Horse Bowl and Hippology Contest tests of young people’s equine knowledge

By Elizabeth Biernacki, Staff Reporter

Students from around the state came to test their equine knowledge at SIU on March 30.

The Horse Bowl and Hippology Contest events had 15 teams and over 100 participants.

Members of 4-H ranging from 8 to 18 years old completed a written test, the hippology portion, before going into the Horse Bowl competition.

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The Horse Bowl is like an academic bowl where any topic relating to horses is fair game.

“There is a health category, a breed category, a tack and equipment category, so anything that has to do with horses can be asked,” Stephanie Speiser, a senior lecturer in equine science and co-organizer of the event, said.

According to the Illinois 4-H Horse Hippology Contest site, the categories can include horse anatomy, breeds, colors, history, equine activities and more.

Throughout the day, students from varying teams came and tested their knowledge or these topics for the chance to advance to the state competition in Champaign, Illinois later this April.

“They are [hard questions]. [The judges] want to see who knows the most, so it is very tough,” Speiser said.

In fact, many of the students have been competing in the competition for many years, often studying for hours a day for the months leading up to the competition.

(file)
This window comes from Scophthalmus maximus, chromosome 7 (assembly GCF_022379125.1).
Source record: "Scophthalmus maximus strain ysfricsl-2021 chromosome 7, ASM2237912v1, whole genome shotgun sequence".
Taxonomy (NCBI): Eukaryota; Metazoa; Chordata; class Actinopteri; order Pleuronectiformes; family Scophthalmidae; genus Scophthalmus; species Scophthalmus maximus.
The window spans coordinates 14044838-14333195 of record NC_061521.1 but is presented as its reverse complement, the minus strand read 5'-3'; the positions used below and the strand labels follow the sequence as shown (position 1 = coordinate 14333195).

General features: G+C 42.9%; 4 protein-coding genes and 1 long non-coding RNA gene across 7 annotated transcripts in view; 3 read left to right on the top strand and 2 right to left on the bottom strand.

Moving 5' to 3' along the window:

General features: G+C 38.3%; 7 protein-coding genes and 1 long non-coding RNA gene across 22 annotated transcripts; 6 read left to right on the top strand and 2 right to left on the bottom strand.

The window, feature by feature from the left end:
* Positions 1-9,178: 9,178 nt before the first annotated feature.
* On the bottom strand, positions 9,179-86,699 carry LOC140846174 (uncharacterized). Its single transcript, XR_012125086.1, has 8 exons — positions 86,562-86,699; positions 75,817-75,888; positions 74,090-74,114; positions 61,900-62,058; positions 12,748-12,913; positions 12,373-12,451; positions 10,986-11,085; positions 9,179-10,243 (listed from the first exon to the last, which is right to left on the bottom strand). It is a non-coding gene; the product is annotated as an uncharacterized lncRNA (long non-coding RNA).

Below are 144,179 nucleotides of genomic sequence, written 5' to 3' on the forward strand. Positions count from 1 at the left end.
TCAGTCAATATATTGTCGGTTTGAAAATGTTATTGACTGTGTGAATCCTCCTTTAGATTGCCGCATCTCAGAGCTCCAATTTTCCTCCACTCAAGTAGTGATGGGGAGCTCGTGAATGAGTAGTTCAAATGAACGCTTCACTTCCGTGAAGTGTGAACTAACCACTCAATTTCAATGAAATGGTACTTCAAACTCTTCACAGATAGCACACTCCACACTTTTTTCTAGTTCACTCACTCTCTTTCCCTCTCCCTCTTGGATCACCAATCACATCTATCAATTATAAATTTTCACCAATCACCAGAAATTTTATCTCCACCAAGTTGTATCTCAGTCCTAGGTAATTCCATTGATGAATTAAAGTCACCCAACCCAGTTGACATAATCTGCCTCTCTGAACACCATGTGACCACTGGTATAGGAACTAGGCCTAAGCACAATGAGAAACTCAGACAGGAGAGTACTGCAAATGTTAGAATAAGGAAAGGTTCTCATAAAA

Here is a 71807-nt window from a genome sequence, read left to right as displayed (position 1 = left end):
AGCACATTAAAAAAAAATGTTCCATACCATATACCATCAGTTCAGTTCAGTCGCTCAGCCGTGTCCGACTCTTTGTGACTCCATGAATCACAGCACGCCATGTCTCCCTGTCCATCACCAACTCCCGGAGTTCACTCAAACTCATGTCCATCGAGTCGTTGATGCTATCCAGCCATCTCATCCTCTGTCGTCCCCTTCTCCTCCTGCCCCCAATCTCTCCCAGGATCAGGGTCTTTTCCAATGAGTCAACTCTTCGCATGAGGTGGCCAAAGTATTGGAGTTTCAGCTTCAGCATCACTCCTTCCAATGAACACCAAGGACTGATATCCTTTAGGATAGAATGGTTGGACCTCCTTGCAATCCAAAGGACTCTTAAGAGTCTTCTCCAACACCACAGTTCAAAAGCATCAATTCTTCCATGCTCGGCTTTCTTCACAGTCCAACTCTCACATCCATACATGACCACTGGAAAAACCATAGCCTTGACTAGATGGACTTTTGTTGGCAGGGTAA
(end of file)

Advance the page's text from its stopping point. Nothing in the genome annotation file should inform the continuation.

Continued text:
Eliza Engelhardt, a freshman at Christ Our Rock Lutheran High School, said she’s been studying since January.

“I have studied so much,” Engelhardt said. “I didn’t have school yesterday, so I studied all day.”

This was Engelhardt’s fourth year competing in total and second year competing. She took home first for both intermediate hippology and senior Horse Bowl. Her entire team, Marion County, took second place for the senior division.

“We get our group together and we study, have our meetings and if we do well today and we do advance to state then we will get our group together again and keep working towards a goal,” Vicki Moody, coach of Marion County, said.

The Horse Bowl would not have happened without the help of SIU students who volunteered to be scorekeepers and judges.

“We welcome all help because it takes a lot of volunteers to host a contest like this,” Speiser said.

Having the college students who have knowledge in equine science is the best help for the event, Speiser said. They are unbiased while judging and keeping scores. The event is also a great time for possible future students to see the university and network.

Speiser said teams that advanced to the state level will have the chance to advance to the national level.

“Once you go to nationals you cannot compete at a state level anymore, so the winning team at state, this is their last year to compete in Illinois, that’s as high as it gets,” Speiser said.

Staff reporter Elizabeth Biernacki can be reached at [email protected] or on Twitter at @EBiernacki_DE.

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